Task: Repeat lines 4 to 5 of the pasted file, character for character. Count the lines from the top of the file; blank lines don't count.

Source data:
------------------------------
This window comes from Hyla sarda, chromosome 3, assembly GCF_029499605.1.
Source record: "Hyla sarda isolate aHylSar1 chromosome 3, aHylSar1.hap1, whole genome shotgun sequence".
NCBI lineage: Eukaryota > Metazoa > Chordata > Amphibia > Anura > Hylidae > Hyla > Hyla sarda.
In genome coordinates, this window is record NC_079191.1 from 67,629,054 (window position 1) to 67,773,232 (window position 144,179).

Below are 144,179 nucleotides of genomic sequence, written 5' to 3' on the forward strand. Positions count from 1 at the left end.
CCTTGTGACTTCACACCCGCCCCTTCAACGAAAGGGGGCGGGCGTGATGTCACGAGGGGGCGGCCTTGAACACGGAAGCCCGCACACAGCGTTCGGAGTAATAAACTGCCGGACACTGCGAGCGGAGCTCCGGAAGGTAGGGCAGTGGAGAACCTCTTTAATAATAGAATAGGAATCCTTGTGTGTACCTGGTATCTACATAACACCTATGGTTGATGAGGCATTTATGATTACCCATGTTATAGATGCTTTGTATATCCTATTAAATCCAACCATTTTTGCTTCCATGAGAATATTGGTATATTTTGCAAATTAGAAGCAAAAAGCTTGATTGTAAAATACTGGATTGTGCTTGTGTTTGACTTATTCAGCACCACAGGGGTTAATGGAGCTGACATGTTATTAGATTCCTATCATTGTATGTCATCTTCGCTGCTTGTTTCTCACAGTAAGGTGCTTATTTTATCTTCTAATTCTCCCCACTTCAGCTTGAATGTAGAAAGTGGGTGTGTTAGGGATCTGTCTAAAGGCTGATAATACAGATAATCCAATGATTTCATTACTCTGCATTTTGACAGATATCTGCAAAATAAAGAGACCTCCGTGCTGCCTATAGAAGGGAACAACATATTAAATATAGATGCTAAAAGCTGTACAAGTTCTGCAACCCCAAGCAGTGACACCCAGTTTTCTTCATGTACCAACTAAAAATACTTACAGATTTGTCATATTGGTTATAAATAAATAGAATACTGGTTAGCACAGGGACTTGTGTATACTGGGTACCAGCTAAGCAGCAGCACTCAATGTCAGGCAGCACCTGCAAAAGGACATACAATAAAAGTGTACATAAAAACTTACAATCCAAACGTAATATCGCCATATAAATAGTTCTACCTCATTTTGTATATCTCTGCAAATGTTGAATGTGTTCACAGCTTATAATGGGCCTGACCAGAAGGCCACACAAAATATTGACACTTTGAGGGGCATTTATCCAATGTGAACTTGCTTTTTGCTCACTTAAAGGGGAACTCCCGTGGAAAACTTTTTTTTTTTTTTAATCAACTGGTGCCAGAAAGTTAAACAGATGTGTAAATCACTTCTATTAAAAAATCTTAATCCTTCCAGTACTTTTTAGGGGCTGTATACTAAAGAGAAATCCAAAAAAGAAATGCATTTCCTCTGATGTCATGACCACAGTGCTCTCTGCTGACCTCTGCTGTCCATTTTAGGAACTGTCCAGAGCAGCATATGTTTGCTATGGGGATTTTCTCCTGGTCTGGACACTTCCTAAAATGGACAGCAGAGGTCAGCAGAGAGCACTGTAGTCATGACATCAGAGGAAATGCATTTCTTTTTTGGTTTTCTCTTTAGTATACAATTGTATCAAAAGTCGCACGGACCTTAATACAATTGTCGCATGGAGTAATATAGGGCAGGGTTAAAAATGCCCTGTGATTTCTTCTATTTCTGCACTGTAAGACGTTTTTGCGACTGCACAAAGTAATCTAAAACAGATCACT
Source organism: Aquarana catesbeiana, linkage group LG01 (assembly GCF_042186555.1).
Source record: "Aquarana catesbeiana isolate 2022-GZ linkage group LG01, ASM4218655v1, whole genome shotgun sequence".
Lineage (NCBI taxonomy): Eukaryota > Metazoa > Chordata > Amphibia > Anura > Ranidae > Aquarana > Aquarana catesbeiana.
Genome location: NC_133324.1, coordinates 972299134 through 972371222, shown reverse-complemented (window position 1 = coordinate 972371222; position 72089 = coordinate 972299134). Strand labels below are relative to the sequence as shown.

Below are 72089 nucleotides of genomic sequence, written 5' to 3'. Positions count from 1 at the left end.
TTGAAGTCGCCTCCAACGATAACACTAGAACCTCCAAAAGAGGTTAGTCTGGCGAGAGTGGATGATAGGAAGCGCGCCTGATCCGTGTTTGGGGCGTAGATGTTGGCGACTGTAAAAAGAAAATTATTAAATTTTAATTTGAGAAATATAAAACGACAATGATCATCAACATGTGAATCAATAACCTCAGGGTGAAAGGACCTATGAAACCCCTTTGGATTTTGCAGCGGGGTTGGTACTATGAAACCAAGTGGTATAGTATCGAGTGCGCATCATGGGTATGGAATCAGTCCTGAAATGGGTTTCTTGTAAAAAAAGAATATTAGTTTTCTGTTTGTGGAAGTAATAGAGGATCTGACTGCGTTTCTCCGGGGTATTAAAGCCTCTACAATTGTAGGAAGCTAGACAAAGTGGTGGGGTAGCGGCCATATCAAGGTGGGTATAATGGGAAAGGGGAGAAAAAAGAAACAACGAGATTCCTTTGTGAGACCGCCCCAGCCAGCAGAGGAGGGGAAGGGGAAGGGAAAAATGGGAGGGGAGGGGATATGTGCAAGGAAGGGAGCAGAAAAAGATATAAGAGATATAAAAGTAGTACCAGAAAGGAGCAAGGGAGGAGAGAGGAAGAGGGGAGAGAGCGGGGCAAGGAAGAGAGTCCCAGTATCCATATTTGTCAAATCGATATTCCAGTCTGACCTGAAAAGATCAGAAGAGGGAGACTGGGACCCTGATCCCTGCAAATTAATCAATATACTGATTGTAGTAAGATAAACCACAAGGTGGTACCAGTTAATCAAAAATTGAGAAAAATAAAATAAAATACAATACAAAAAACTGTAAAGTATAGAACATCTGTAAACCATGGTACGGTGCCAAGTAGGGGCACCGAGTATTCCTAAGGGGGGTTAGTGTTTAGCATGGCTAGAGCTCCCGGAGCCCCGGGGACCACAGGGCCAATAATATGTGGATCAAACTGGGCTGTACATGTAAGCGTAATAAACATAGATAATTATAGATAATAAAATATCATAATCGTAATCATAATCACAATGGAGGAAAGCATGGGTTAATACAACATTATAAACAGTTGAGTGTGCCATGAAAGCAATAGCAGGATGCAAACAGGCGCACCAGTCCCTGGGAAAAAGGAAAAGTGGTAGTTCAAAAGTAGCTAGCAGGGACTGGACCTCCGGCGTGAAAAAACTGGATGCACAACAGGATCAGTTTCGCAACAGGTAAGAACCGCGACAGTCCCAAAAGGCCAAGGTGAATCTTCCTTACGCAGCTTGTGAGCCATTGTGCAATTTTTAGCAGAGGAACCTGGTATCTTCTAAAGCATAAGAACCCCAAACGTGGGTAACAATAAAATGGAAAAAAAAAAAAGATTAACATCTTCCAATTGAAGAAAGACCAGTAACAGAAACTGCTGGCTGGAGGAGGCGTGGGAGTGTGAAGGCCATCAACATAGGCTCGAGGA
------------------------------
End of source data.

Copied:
In genome coordinates, this window is record NC_079191.1 from 67,629,054 (window position 1) to 67,773,232 (window position 144,179).

Below are 144,179 nucleotides of genomic sequence, written 5' to 3' on the forward strand. Positions count from 1 at the left end.